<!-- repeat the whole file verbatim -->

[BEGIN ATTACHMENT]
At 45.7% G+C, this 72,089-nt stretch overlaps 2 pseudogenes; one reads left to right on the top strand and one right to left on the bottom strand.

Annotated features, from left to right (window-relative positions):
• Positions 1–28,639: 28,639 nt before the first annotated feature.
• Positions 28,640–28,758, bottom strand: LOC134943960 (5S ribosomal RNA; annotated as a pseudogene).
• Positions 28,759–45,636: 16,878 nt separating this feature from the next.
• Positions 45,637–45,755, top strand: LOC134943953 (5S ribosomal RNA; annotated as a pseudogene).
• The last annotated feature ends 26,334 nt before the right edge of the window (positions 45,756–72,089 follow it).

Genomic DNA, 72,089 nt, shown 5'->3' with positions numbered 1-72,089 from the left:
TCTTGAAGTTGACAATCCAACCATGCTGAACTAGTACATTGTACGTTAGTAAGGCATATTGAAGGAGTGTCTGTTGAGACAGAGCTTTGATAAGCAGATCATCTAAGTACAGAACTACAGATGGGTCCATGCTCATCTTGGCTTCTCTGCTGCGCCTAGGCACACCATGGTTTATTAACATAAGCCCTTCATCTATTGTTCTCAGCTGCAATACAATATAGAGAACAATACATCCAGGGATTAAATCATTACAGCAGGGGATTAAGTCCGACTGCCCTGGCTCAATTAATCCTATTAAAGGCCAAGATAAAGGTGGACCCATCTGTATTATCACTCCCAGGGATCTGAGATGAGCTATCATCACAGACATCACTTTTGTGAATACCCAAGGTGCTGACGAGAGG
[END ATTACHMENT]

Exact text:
At 45.7% G+C, this 72,089-nt stretch overlaps 2 pseudogenes; one reads left to right on the top strand and one right to left on the bottom strand.

Annotated features, from left to right (window-relative positions):
• Positions 1–28,639: 28,639 nt before the first annotated feature.
• Positions 28,640–28,758, bottom strand: LOC134943960 (5S ribosomal RNA; annotated as a pseudogene).
• Positions 28,759–45,636: 16,878 nt separating this feature from the next.
• Positions 45,637–45,755, top strand: LOC134943953 (5S ribosomal RNA; annotated as a pseudogene).
• The last annotated feature ends 26,334 nt before the right edge of the window (positions 45,756–72,089 follow it).

Genomic DNA, 72,089 nt, shown 5'->3' with positions numbered 1-72,089 from the left:
TCTTGAAGTTGACAATCCAACCATGCTGAACTAGTACATTGTACGTTAGTAAGGCATATTGAAGGAGTGTCTGTTGAGACAGAGCTTTGATAAGCAGATCATCTAAGTACAGAACTACAGATGGGTCCATGCTCATCTTGGCTTCTCTGCTGCGCCTAGGCACACCATGGTTTATTAACATAAGCCCTTCATCTATTGTTCTCAGCTGCAATACAATATAGAGAACAATACATCCAGGGATTAAATCATTACAGCAGGGGATTAAGTCCGACTGCCCTGGCTCAATTAATCCTATTAAAGGCCAAGATAAAGGTGGACCCATCTGTATTATCACTCCCAGGGATCTGAGATGAGCTATCATCACAGACATCACTTTTGTGAATACCCAAGGTGCTGACGAGAGG